Abstract

Background: In primary myelofibrosis (PMF), ̴ 88% of patients harbor JAK2, CALR or MPL, with respective mutational frequencies of approximately 60%, 22% and 6%; ̴ 12% are wild type for all three driver mutations and are labelled as being "triple negative" (Blood. 2014;124:2507). It is now well-established that CALR-mutated patients with PMF display significantly better survival, compared to all the other mutational categories; in addition, preliminary data have suggested inferior survival for "triple-negative" cases (Leukemia. 2014;28:1472; Blood. 2014;124:1062) and the possibility that the favorable impact of CALR mutations might be restricted to CALR type 1 or type 1-like variants (Blood. 2014;124:2465). In the current study, we sought to clarify the prognostic impact of driver mutations, and CALR variants, on overall (OS) and leukemia-free (LFS) survival, in a two-center study involving 1118 patients.

Methods: A total of 1118 patients with PMF from the Mayo Clinic (n =722) and University of Florence, Italy (n =396) were included in the current study. Study patients were selected based on availability of mutation information. PMF diagnosis was according to World Health Organization criteria (Blood. 2009;114:937). Previously published methods were used for CALR, JAK2 and MPL mutation analyses and determination of CALR variants (Blood. 2014;124:2465). Kaplan-Meier survival analysis was considered from the date of first referral for the Mayo cohort and date of diagnosis for the Florence cohort. Leukemic transformation events replaced death as the uncensored variable during LFS analysis and Cox proportional hazard regression model was used for multivariable analysis.

Results:

Analysis was first conducted on the Mayo cohort of 722 patients (median age 64 years; 64% males). DIPSS-plus risk distributions were 14% low, 17% intermediate-1, 37% intermediate-2 and 33% high. All patients were annotated for JAK2/CALR/MPL mutations as well as CALR variants; 477 harbored JAK2, 139 CALR and 41 MPL mutations; 65 patients were triple-negative. The 139 CALR -mutated patients included type 1/type 1-like (n =115) and type 2/type 2-like (n =24).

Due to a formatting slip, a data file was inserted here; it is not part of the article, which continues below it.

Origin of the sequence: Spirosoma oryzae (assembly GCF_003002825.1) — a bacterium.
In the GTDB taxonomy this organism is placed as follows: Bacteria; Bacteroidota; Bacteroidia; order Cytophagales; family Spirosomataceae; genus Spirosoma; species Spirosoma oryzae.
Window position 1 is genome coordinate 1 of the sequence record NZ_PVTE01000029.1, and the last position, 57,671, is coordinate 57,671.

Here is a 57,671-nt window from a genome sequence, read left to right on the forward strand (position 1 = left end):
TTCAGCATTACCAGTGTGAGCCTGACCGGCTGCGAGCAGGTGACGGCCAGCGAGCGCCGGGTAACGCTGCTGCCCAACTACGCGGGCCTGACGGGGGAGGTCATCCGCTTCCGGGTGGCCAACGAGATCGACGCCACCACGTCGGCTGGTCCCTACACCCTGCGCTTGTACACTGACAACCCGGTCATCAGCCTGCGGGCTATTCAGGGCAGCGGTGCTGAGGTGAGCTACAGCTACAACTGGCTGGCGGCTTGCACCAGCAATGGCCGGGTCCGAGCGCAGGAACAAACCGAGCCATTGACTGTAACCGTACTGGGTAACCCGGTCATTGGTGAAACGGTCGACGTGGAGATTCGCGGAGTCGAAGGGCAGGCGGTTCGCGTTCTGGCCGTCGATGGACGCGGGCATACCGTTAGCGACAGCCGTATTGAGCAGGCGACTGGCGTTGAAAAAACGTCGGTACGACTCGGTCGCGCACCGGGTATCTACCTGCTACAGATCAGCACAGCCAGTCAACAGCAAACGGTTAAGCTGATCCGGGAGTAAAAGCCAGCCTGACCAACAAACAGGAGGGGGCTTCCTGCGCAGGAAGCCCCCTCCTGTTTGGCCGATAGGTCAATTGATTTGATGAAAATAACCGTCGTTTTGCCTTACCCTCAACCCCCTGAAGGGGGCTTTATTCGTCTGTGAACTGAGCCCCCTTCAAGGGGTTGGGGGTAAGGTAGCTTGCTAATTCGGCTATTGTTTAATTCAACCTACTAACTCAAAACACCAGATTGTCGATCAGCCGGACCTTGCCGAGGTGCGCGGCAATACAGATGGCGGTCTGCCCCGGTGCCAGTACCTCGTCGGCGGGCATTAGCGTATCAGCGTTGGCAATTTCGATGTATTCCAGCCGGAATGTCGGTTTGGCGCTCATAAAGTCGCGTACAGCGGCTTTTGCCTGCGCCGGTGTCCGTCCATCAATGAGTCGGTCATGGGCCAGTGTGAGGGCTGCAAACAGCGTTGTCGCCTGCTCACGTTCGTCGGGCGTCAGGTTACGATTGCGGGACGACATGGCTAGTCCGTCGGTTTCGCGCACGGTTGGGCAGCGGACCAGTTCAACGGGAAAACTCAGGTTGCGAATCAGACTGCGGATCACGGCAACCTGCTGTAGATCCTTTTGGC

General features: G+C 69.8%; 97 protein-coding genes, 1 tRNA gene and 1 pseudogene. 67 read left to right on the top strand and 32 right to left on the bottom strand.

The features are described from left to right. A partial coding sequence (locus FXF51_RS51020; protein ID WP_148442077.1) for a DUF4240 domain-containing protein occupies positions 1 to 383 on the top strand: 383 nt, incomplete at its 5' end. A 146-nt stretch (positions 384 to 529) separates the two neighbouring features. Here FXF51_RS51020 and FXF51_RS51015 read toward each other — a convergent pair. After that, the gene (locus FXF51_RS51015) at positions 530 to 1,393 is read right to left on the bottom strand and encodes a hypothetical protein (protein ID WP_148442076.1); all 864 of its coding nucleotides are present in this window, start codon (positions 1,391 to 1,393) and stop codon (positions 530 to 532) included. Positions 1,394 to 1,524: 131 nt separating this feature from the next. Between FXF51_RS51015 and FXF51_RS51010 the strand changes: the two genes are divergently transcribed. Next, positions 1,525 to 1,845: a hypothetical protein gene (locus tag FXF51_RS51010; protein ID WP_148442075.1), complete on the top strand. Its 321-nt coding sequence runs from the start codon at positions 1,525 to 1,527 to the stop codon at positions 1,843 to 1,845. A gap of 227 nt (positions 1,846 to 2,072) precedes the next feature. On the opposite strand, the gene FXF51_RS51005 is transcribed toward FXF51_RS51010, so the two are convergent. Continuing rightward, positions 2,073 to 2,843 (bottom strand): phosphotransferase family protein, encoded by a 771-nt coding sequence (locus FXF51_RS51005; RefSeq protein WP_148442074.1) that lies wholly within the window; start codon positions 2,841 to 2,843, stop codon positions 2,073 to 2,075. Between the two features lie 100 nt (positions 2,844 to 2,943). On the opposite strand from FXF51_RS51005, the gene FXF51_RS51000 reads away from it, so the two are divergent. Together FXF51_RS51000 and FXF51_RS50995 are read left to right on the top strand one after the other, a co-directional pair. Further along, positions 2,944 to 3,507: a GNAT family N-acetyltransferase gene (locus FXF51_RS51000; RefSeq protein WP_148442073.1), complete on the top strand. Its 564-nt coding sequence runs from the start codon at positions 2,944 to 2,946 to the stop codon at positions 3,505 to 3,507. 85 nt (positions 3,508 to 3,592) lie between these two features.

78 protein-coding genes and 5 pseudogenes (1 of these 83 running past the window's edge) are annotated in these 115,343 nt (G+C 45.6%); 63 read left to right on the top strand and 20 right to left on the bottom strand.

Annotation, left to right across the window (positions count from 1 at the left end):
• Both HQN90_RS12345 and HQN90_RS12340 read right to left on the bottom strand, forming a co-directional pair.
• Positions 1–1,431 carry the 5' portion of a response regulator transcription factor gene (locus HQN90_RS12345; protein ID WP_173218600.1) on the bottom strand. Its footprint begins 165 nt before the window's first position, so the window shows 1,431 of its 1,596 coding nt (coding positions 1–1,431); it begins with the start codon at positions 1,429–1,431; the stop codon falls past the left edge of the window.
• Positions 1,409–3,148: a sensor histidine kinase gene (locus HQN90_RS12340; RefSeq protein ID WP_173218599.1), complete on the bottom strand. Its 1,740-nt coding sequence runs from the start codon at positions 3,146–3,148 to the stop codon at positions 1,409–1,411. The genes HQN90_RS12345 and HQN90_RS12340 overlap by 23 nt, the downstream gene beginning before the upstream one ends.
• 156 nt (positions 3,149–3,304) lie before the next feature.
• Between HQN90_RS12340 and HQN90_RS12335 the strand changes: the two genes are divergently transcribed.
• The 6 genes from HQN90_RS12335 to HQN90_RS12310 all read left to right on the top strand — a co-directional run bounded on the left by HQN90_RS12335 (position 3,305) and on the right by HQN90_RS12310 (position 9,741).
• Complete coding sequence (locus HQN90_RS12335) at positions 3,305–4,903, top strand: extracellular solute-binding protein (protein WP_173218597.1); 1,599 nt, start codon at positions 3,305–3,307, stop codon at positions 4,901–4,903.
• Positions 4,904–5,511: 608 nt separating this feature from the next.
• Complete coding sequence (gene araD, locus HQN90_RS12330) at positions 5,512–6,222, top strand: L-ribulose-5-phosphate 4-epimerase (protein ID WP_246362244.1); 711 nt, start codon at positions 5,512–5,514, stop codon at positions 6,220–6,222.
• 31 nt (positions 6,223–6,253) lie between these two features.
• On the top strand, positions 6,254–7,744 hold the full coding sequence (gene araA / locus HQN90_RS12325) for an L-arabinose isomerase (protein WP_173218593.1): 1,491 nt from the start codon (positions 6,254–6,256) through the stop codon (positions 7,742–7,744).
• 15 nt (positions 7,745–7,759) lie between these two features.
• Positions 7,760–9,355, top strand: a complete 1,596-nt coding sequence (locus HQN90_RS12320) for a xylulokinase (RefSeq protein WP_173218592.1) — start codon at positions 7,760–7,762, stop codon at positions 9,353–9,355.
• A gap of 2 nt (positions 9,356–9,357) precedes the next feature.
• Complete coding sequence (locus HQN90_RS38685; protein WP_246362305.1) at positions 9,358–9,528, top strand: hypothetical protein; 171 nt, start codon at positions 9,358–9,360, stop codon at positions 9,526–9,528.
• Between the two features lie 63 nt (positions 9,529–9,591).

At a median follow-up time of 3.1 years, 439 (61%) deaths and 63 (8.7%) blast transformations were documented. In univariate analysis, survival in patients with CALR type 1/type 1-like mutations was significantly longer than every other mutational category: HR (95% CI) were for triple-negative 2.7 (1.8-4.0), JAK2 2.7 (2.0-3.7), CALR type 2/type 2-like 2.3 (1.3-4.2) and MPL 1.9 (1.1-3.1) (Figure 1); these differences were sustained during multivariable analysis that included ASXL1 mutations (n =480) and DIPSS-plus, and were also apparent in the Florence cohort of 396 cases that included 251 JAK2, 53 CALR type 1/type 1-like, 21 CALR type 2/type 2-like, 50 triple-negative and 21 MPL mutated cases (Figure 2). There was no difference in survival among the Mayo cohort across mutational categories not including CALR type 1/type 1-like variants (p=0.33). Because specific driver mutations in PMF differentially cluster with age and sex, multivariable analysis including these two parameters was also performed and confirmed the significant survival advantage of CALR type 1/type 1-like over triple-negative, JAK2 and CALR type 2/type 2-like mutated cases.

Based on the above information, we divided driver mutational categories into "type 1/type 1-like" (median survival 10.3 years) and "all other mutational categories" (median survival 3.9 years; p<0.01). The difference in survival between these two groups remained significant (HR 2.1, 95% CI 1.5-2.9) during multivariable analysis that included both DIPSS-plus (P<0.01) and ASXL1 mutation (HR 1.8, 95% CI 1.4-2.2). LFS was similar between these two groups (p=0.4) but it was inferior in triple-negative cases compared to CALR type 1/type 1-like variants (HR 2.8, 95% CI 1.3-6.2), MPL (HR 4.6; 95% CI 1.04-20.4) and JAK2 (HR 2.5, 95% CI 1.3-4.8) but not CALR type 2/type 2-like variants (p=0.56). There was no difference in LFS among mutational categories not including triple-negative cases (p=0.33).

Conclusions: In PMF, driver mutations might be classified into two prognostically distinct categories: "favorable" (type 1/type 1-like) and "unfavorable" (all other mutational categories). In addition, triple-negative cases might be at a higher risk of leukemic transformation.

Disclosures

Pardanani:Stemline: Research Funding. Vannucchi:Novartis: Other: Research Funding paid to institution (University of Florence), Research Funding; Shire: Speakers Bureau; Baxalta: Membership on an entity's Board of Directors or advisory committees; Novartis: Membership on an entity's Board of Directors or advisory committees, Speakers Bureau.

Author notes

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Asterisk with author names denotes non-ASH members.

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